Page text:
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Bitcoin, Ether rise; BNB is biggest loser in top 10 cryptos

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Bitcoin and Ether rallied in Asian trading on Tuesday afternoon. BNB was the biggest loser across the top 10 non-stablecoin cryptocurrencies.

See related article: New FTX CEO John J Ray to deliver scathing testimony in Congressional Hearing

Fast facts

  • Bitcoin increased 1.51% to US$17,182 in the 24 hours to 4:30 p.m. in Hong Kong, and Ether rose 1.72% to trade at US$1,267, according to CoinMarketCap.
  • BNB decreased 5.11% to US$266.48. In the past 24 hours until Tuesday morning, Binance’s net outflow stood as high as US$902 million. Reuters reported on Monday that U.S. prosecutors have evidence that Binance violated “anti-money laundering and international sanctions,” and can charge several top executives immediately, including CEO Changpeng Zhao.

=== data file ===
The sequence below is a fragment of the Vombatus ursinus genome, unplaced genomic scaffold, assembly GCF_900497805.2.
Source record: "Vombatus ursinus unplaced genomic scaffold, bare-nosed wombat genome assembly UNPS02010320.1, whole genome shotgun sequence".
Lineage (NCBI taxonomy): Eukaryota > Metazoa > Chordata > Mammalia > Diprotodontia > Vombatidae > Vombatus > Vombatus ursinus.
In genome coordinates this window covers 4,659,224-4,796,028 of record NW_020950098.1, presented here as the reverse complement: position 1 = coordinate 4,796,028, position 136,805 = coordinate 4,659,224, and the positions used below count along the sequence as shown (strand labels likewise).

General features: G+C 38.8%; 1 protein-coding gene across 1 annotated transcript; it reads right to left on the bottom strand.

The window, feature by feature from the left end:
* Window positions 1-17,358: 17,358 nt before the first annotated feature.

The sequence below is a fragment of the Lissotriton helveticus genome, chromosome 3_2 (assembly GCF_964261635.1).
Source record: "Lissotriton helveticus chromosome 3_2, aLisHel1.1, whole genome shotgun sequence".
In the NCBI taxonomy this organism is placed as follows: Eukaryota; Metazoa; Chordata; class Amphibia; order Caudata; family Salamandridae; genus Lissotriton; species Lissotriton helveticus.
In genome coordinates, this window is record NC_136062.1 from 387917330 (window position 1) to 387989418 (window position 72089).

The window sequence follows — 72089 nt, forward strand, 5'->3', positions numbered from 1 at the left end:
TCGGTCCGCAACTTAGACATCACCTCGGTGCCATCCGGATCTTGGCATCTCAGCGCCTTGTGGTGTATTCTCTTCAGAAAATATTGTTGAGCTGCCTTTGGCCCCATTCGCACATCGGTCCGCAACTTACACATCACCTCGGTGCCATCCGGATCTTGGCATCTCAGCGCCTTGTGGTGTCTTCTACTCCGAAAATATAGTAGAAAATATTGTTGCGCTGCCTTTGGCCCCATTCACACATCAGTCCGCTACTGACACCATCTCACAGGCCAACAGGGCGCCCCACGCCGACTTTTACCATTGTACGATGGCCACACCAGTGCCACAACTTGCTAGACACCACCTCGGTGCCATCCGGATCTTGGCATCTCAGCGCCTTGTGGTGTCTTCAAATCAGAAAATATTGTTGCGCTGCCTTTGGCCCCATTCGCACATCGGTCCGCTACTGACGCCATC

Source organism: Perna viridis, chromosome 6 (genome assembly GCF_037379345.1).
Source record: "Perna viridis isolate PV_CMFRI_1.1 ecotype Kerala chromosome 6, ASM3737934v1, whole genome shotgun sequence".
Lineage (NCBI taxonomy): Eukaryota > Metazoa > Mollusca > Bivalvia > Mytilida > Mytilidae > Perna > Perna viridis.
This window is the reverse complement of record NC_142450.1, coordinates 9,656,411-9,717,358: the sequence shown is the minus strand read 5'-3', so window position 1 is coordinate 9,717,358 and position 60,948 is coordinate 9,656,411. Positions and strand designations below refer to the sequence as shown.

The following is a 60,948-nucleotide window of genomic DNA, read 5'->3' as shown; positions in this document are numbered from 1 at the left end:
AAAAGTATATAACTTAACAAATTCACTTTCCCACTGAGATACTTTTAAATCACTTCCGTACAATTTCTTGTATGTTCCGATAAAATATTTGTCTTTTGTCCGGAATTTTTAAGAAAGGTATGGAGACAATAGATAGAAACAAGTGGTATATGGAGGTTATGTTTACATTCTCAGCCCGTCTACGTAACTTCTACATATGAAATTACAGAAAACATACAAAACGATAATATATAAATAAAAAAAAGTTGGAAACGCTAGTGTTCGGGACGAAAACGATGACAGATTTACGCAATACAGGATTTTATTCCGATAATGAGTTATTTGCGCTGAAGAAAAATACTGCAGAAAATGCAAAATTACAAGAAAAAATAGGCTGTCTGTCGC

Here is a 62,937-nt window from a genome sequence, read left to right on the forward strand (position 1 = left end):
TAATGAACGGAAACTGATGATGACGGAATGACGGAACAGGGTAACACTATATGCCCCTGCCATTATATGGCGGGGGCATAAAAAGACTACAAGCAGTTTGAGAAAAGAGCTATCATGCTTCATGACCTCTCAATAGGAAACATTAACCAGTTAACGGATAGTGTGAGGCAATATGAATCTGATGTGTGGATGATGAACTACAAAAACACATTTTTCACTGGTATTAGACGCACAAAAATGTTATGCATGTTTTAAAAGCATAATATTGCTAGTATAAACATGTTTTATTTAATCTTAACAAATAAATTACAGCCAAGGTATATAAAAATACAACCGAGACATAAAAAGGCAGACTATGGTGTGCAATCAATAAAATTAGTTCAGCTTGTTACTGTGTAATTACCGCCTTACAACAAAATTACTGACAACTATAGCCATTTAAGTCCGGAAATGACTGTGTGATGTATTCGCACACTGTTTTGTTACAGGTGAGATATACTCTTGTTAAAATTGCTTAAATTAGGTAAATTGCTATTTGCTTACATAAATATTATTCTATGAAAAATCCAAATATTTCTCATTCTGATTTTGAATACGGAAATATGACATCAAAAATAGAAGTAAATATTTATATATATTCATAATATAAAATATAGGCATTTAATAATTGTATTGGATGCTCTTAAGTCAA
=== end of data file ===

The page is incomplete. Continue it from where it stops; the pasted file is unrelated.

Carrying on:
• “Ignore FUD (fear, uncertainty and doubt). Keep building!” said Zhao on Twitter on Monday after Reuters’ report was published.
  • XRP rose 2.42% to US$0.3829. Charles Hoskinson, founder of blockchain network Cardano, said on Saturday that he had heard rumors that Ripple’s lawsuit with the US Securities and Exchange Commission would end with a settlement in recent days.
  • Tron gained 1.35% to US$0.05287. After the Justin Sun-backed algorithmic stablecoin USDD lost its parity with the US dollar and fell below US$0.97 on Monday, Sun tweeted that more than US$203,000 in USDC and US$570,000 in USDT have been swapped for USDD to back the dollar. As of 5 p.m. in Hong Kong, USDD remained below US dollar parity and was trading at US$0.9755.
  • Asia markets were mixed following Wall Street’s rally overnight. The Nikkei 225 dropped 0.4%, the Shanghai Composite Index inched down 0.085%, and Hong Kong’s Hang Seng Index rose 0.68%.
  • Hong Kong said Tuesday it will lift all restrictions on entry to the city starting Wednesday, after China significantly eased Covid-19 restrictions. Hong Kong’s gross domestic product is estimated to grow 7.6% as exports and tourism revenue could climb after China’s reopening, reported Hong Kong local media The Standard on Monday, citing a Goldman Sachs report.

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